Algerians angered by Macron's lack of apology over France's colonial past

Algerians angered by Macron's lack of apology over France's colonial past
A report commissioned by France has recommended that Paris dedicate more resources towards recognising and educating about its role in Algeria.
3 min read
21 January, 2021
French colonial rule in Algeria lasted 132 years [Getty]


A refusal from French President Emmanuel Macron to apologise for 132 years of French colonial rule in Algeria, which ended in 1962 with a brutal eight-year war, has elicited a strong response from those seeking for an official apology.

Kamal Belarbi, a representative in the Algerian Parliament, told The New Arab that he considered the French statement a new political provocation and an attempt to deny Algeria’s right to recognition.

"We are used to provocation and we are accustomed to French reactions to Algeria's historic demand for official recognition, an apology for its colonial crimes and compensation for them," Belarbi told The New Arab.

"This position once again confirms France’s denial of all the terrible crimes that Algeria has witnessed,” he said. Belarbi cited the plundering of Algeria’s natural resources, the placing of landmines that cause deaths to this day and the toxic effects of nuclear explosions as some of the crimes for which the French are responsible.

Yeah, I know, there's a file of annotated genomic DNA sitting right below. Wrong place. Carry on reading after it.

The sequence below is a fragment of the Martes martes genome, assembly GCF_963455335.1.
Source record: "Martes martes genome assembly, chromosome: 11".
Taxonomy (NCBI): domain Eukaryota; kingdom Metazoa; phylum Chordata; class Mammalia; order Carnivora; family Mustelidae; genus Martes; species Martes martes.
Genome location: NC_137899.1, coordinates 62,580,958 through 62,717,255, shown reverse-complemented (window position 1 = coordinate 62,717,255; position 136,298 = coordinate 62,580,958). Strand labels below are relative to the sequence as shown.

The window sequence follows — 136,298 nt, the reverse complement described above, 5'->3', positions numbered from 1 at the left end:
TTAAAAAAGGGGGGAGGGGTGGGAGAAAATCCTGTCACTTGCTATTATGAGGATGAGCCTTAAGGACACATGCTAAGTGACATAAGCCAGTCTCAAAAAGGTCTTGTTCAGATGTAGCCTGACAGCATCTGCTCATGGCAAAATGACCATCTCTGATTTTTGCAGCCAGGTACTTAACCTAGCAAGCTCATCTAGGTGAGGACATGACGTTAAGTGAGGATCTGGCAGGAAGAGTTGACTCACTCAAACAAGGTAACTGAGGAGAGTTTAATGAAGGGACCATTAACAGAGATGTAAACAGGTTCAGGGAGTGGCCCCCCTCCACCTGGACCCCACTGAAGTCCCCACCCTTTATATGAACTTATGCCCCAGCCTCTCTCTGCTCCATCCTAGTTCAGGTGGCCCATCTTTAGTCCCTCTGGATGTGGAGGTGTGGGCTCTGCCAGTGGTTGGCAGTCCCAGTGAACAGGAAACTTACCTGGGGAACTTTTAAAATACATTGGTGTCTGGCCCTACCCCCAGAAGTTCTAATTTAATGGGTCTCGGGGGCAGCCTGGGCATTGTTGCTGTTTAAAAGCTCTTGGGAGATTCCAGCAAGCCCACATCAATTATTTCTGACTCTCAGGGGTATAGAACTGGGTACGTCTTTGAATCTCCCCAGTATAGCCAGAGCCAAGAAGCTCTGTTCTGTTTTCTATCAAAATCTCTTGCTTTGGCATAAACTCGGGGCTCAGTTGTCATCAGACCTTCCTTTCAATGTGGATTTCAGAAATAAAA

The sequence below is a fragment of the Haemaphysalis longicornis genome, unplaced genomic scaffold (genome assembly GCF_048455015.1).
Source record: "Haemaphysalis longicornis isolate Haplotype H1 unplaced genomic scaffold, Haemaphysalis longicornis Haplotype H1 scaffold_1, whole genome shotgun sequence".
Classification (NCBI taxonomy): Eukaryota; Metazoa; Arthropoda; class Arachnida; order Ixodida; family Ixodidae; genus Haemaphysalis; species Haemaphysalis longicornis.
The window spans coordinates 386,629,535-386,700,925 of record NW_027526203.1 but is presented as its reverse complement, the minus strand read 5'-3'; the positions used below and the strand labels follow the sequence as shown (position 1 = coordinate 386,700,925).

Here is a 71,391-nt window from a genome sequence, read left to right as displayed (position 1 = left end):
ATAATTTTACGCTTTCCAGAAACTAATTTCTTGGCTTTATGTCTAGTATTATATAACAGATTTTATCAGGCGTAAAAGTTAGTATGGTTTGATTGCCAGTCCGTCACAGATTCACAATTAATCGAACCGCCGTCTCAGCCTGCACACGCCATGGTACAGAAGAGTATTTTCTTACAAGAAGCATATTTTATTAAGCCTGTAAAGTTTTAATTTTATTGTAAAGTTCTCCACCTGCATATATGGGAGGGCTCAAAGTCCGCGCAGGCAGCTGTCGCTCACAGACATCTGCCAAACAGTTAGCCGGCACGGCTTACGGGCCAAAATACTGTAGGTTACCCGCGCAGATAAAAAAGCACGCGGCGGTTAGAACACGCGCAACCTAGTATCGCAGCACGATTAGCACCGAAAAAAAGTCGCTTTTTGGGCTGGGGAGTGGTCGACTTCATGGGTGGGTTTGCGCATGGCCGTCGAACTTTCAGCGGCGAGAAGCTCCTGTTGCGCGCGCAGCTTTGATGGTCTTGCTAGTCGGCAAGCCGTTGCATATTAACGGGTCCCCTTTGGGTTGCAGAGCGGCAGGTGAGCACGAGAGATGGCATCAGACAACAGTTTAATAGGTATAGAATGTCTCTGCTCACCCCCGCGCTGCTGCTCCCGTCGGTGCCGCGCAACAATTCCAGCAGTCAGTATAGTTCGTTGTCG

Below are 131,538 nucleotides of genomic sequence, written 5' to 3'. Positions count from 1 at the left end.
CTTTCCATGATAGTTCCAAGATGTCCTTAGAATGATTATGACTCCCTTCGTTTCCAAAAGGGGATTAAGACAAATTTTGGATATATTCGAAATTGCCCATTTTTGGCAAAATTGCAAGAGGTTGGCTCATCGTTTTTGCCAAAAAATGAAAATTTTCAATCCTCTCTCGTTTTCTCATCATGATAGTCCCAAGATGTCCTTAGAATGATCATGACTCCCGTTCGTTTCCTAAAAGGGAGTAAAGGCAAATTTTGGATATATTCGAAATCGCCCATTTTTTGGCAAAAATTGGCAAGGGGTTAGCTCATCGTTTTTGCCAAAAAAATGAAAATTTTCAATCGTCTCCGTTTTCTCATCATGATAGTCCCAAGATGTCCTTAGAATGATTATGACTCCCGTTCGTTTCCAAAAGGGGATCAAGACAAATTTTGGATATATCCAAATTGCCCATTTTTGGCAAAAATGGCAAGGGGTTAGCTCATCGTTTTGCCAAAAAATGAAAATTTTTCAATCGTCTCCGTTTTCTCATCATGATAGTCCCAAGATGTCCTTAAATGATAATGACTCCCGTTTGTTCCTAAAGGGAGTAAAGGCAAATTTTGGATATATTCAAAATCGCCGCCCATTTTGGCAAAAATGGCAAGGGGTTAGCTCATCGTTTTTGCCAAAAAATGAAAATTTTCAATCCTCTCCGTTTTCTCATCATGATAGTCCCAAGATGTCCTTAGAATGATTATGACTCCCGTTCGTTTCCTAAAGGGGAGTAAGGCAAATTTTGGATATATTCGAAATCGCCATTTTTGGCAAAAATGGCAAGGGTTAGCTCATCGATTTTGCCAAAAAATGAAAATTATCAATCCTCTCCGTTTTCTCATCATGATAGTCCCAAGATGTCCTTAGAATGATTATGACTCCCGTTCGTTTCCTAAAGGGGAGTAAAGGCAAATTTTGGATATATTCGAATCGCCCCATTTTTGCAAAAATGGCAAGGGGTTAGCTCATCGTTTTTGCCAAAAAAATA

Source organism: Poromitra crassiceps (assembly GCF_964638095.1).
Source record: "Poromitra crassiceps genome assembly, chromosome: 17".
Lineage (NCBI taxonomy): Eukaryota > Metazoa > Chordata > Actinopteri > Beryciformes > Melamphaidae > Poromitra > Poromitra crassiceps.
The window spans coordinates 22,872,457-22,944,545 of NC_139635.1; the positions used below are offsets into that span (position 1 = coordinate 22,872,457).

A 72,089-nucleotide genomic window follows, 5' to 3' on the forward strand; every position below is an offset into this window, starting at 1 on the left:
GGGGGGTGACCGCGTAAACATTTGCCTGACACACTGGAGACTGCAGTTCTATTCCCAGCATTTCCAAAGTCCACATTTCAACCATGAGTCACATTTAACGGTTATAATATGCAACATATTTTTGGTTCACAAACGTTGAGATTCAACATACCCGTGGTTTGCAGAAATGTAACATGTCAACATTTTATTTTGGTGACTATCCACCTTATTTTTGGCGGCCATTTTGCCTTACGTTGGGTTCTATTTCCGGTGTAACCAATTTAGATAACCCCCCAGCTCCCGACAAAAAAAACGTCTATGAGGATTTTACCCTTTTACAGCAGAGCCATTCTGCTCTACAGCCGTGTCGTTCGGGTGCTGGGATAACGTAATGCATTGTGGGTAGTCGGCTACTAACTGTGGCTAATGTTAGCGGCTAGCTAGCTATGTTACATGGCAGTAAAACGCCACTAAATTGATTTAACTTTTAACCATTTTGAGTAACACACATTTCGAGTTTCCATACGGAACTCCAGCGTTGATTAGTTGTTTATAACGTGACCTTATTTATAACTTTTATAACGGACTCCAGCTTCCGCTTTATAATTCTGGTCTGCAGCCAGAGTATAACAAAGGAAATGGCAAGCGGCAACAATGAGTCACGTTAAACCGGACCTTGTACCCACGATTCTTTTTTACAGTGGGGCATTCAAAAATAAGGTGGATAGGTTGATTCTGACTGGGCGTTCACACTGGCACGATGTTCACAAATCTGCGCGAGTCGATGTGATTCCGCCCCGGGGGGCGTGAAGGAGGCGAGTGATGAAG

"This position once again confirms France’s denial of all the terrible crimes that Algeria has witnessed”

Belarbi has long fought for recognition of France's alleged colonial crimes. In January 2020 he filed a draft law signed by 140 MPs aimed at criminalising colonialism. Instead, he saw Macron’s rebuttal as an attempt to garner votes ahead of the presidential elections. “We know that the memory folder is dusted in conjunction with every presidential election," he said.  

While he is fighting a battle in parliament for the approval of the "Proposed Law on Criminalising Colonialism", he said France is doing the opposite and glorifying colonialism to honour the sacrifice of its people and preserve a nationalistic historical narrative.

Read also: How the EU's inhumane border 'pushbacks' are keeping refugees in Africa

Macron’s decision not to offer an apology came as a report commissioned by the president in July 2019 to the Algerian-born historian Benjamin Stora reached its conclusions. 

Among the recommendations delivered by Stora on Wednesday were the establishment of a commission called "Memories and Truth", the production of material regarding "disappeared" Algerians, and more time in school history classes dedicated to the French colonisation of Algeria."

Macron has gone further than his predecessors in recognising the scale of abuses by France in the North African country. While campaigning for president in 2017, he declared that the colonisation of Algeria was a "crime against humanity." A year later, he acknowledged that France had facilitated torture during the 1954-1962 Algerian war that ended the French colonial rule.

While the report was met with a statement saying there would be "no apologies," Macron instead vowed to make "symbolic acts" by opening the war archives and allowing the release of classified documents.

Algeria will celebrate 60 years of independence from France in 2022. The country's freedom from colonialism came at a huge human cost, as French colonial forces massacred hundreds of thousands of Algerian civilians and the Algerian National Liberation Front (FLN).

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